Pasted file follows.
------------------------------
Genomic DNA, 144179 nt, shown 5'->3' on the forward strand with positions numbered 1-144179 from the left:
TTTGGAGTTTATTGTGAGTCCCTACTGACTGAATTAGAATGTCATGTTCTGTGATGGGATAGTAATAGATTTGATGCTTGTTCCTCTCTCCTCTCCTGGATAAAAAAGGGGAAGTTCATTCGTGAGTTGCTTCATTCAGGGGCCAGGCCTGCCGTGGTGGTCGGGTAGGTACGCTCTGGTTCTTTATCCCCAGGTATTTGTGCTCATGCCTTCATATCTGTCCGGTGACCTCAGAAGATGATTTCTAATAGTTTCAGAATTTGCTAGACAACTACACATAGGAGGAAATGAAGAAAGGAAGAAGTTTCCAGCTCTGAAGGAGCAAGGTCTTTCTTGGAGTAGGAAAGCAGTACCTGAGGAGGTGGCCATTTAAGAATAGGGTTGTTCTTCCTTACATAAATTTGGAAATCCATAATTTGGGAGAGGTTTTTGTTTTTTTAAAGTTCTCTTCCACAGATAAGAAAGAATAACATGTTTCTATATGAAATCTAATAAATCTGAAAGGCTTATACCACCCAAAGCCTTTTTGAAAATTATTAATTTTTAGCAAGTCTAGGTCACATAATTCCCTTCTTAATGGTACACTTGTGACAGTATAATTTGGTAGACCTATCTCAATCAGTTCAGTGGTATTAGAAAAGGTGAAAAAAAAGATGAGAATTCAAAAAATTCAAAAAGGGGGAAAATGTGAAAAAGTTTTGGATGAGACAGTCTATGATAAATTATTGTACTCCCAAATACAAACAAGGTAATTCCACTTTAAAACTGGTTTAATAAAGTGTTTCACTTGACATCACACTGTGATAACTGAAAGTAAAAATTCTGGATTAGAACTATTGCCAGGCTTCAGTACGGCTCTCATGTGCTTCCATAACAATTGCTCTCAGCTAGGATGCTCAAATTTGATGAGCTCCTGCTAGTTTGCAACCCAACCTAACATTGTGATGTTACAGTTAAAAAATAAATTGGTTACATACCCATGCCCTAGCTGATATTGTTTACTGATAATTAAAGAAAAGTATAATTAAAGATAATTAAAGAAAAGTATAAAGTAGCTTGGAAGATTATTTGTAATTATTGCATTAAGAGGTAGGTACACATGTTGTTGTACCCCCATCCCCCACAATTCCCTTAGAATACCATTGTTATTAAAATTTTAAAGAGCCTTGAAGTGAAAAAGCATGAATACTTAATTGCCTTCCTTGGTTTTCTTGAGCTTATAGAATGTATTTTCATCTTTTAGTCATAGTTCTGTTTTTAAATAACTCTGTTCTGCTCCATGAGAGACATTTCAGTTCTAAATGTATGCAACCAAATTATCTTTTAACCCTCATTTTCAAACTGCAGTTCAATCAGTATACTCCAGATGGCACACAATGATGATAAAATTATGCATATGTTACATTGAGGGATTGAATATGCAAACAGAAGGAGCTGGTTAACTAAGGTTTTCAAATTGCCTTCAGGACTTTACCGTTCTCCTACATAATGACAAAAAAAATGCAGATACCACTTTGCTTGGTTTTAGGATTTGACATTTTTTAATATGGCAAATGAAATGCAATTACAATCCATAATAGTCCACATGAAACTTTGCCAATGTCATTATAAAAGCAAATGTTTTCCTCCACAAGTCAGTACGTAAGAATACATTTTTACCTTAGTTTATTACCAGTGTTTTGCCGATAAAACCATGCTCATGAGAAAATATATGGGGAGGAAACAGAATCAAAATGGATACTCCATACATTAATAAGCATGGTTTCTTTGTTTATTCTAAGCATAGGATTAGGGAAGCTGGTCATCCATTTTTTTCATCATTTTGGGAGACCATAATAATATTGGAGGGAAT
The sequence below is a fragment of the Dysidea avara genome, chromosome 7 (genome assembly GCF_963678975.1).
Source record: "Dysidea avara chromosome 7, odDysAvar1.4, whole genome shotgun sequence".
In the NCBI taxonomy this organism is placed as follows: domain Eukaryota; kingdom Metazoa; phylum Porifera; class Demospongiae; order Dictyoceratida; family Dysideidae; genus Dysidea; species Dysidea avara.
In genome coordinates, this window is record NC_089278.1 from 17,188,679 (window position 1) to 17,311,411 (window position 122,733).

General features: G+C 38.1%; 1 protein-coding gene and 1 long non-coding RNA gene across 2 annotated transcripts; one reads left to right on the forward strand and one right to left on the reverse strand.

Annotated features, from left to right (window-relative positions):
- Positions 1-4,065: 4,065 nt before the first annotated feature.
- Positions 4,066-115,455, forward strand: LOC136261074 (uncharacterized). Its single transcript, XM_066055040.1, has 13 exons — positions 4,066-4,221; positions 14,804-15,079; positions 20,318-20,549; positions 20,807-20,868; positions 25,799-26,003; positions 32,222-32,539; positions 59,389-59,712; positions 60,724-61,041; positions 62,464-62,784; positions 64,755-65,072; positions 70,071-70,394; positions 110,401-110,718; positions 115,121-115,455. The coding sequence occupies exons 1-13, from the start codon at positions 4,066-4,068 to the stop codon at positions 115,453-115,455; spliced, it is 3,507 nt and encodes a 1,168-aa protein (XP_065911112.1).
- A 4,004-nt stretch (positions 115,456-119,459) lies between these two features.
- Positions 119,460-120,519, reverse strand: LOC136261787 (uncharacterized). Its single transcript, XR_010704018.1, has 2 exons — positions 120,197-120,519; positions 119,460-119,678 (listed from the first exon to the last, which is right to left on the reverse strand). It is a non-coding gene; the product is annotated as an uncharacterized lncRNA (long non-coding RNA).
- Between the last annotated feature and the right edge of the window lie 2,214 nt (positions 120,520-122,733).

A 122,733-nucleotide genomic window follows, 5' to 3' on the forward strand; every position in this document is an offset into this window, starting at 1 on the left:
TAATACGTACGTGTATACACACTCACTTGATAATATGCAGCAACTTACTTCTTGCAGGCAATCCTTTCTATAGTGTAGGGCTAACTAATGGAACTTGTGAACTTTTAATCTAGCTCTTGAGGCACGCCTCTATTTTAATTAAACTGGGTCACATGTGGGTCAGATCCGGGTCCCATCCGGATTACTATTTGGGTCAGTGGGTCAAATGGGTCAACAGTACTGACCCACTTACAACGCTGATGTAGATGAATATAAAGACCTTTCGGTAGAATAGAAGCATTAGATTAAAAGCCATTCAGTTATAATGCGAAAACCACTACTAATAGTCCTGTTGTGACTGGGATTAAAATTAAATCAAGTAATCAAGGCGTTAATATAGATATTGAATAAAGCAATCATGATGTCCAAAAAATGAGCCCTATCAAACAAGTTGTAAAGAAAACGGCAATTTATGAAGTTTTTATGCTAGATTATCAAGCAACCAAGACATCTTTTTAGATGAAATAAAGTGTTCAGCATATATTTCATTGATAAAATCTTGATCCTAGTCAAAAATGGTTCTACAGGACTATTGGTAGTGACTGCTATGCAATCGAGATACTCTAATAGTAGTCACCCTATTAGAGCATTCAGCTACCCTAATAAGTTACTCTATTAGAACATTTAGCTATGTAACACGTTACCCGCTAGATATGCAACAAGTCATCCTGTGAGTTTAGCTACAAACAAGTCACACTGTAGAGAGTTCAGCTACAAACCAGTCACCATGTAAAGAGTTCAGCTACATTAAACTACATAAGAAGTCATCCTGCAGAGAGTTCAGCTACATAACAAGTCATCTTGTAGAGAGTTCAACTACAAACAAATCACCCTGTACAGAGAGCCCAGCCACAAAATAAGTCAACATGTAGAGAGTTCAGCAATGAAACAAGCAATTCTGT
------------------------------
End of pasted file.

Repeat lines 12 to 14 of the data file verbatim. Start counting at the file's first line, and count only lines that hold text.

- Positions 119,460-120,519, reverse strand: LOC136261787 (uncharacterized). Its single transcript, XR_010704018.1, has 2 exons — positions 120,197-120,519; positions 119,460-119,678 (listed from the first exon to the last, which is right to left on the reverse strand). It is a non-coding gene; the product is annotated as an uncharacterized lncRNA (long non-coding RNA).
- Between the last annotated feature and the right edge of the window lie 2,214 nt (positions 120,520-122,733).

A 122,733-nucleotide genomic window follows, 5' to 3' on the forward strand; every position in this document is an offset into this window, starting at 1 on the left: